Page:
I'll bet that 99% of Spend Matters readers have played Monopoly. In fact, it was likely our first introduction to capitalism and economics. Remember the "Free Parking" square, where a player could catch a break from having to invest, or pay rent or a fine? As it turns out, this square was a very poor introduction to a serious economic issue.
Tyler Cowen, Professor of Economics at George Mason University, recently reviewed The High Cost of Free Parking in The NYT, a 733-page book by Donald C. Shoup who claims that "...99 percent of all automobile trips in the United States end in a free parking space, rather than a parking space with a market price." Cowen calls the work "a classic tale of how subsidies, use restrictions, and price controls can steer an economy in wrong directions." It's also a classic depiction of how we came to presume that just because we don't directly pay for a good or service, we falsely construe that it is somehow free. "We end up overusing land for cars -- and overusing cars too ... the law is allocating this land rather than letting market prices adjudicate whether we need more parking..." according to Cowen.
Those of us who live in densely populated cities are more conscious of the real cost of parking. "Yet [according to Cowen] even New York is reluctant to enact the full social cost of the automobile into policy ... and on-street parking is priced artificially low ... Manhattan streets are full of cars cruising around, looking for cheaper on-street parking, rather than pulling into a lot. The waste includes drivers' lost time and the costs of running those engines." Cowen quotes Shoup's argument "that many American parking spaces have a higher economic value than the cars sitting in them ... after including construction and land costs, he measures the value of a Los Angeles parking space at over $31,000 -- much more than the worth of many cars ... If we don't give away cars, why give away parking spaces?"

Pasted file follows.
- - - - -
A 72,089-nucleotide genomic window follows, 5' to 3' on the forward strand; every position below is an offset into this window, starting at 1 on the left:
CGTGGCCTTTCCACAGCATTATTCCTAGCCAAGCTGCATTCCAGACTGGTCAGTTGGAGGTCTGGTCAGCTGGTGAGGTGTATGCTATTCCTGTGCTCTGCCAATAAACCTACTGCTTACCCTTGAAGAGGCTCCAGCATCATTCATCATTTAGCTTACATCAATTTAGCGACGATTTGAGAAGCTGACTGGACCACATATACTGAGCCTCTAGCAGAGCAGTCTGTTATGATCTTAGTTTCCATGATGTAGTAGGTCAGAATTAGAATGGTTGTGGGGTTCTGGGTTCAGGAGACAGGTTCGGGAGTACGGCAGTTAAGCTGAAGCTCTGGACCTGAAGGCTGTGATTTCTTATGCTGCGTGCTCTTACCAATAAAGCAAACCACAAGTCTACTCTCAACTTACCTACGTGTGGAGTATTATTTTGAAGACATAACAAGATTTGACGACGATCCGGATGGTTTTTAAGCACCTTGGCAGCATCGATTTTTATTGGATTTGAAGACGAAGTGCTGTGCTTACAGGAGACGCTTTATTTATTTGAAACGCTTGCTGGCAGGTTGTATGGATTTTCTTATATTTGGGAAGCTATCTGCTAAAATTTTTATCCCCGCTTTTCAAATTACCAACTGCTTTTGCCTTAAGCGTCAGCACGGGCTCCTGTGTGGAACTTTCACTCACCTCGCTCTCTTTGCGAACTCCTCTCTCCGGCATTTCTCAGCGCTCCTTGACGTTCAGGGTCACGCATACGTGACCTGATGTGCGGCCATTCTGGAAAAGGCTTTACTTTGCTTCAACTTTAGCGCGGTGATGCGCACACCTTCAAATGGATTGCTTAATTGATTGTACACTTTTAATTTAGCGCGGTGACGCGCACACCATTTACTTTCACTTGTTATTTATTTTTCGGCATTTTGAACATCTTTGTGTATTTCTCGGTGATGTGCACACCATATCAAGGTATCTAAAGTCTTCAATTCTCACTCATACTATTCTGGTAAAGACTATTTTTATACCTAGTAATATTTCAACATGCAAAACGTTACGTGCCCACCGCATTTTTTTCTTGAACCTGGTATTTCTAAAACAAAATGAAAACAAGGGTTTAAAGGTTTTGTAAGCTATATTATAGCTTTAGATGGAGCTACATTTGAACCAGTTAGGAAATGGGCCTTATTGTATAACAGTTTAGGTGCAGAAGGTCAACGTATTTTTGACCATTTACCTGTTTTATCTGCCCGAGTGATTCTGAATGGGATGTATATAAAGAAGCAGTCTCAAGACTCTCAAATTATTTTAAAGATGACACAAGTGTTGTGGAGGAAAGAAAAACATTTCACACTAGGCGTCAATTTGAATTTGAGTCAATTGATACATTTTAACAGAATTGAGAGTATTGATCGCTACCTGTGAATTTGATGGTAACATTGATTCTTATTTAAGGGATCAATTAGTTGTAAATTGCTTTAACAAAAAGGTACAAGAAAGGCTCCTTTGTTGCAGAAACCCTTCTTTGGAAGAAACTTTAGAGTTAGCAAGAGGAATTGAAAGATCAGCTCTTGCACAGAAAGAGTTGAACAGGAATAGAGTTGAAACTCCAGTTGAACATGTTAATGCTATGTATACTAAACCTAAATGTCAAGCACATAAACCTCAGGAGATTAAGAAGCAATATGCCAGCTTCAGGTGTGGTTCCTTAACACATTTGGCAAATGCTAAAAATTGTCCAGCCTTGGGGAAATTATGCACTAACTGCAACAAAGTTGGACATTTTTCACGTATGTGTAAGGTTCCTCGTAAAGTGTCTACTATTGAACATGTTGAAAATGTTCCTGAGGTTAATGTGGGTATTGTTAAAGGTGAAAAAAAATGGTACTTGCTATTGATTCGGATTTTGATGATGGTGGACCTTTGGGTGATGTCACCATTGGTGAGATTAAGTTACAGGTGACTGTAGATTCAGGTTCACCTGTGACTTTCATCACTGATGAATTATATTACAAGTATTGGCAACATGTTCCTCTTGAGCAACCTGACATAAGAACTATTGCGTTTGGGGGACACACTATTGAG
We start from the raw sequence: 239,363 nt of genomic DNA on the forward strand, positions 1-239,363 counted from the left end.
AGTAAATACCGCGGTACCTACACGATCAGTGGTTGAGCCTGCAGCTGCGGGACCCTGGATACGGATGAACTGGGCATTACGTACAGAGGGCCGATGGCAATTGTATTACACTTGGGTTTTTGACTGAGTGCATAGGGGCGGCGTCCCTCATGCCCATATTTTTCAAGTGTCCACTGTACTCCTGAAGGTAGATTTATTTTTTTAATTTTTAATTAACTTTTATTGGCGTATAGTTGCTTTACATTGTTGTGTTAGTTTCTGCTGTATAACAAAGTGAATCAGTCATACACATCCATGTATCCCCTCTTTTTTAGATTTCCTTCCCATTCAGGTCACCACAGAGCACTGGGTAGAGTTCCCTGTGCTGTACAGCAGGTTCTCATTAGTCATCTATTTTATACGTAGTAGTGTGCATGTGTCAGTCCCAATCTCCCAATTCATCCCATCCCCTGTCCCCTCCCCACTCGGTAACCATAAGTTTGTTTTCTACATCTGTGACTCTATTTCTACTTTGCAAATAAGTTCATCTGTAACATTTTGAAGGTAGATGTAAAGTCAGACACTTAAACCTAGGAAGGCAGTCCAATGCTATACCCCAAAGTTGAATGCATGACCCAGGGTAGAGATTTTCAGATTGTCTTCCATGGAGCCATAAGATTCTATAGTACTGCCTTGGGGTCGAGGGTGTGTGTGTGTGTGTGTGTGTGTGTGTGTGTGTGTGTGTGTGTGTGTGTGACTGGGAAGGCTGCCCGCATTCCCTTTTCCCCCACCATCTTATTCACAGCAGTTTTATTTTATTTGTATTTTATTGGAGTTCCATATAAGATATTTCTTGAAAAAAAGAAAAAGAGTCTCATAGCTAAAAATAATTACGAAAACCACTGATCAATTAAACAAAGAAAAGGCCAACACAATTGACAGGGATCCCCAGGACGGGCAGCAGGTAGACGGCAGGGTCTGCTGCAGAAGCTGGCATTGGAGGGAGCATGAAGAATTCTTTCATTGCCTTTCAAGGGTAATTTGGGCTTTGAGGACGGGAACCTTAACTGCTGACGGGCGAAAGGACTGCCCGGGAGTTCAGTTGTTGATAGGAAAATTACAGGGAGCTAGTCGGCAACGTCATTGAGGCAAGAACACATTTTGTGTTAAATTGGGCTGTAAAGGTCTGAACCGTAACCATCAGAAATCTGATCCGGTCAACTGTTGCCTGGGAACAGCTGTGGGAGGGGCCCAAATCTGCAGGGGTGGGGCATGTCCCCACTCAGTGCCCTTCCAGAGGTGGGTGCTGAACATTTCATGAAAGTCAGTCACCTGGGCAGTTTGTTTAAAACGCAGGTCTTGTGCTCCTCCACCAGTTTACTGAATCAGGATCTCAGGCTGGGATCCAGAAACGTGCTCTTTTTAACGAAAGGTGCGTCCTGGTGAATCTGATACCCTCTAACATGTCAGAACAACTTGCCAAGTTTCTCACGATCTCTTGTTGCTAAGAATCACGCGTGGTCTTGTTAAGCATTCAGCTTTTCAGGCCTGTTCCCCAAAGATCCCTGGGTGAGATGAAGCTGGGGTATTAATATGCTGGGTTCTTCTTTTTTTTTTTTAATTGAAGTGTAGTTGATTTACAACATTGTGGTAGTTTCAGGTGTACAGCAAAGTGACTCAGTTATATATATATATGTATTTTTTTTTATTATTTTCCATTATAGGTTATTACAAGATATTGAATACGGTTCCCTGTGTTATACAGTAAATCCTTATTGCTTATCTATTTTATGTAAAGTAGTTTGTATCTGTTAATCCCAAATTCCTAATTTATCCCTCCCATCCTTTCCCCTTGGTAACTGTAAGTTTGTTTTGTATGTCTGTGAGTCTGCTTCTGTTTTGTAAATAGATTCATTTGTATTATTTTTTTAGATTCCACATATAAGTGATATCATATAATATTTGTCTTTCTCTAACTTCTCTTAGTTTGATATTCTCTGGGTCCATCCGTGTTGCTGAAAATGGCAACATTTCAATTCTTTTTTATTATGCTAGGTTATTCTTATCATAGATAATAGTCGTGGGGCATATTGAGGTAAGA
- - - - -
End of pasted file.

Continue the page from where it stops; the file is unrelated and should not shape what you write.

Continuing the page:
The upshot of Shoup's work could well become a meaningful catalyst to finally crack the conundrum of how to move Americans away from viewing their cars as a fifth appendage -- increasing utility of public transportation, reducing fuel consumption and environmental pollution. Just like in Monopoly, Free Parking was only free to the occupant -- it was subsidized by the other players in lost revenue. And given the current monetary shortfalls that plague local governments, allowing the market to price parking is a concept whose time has come.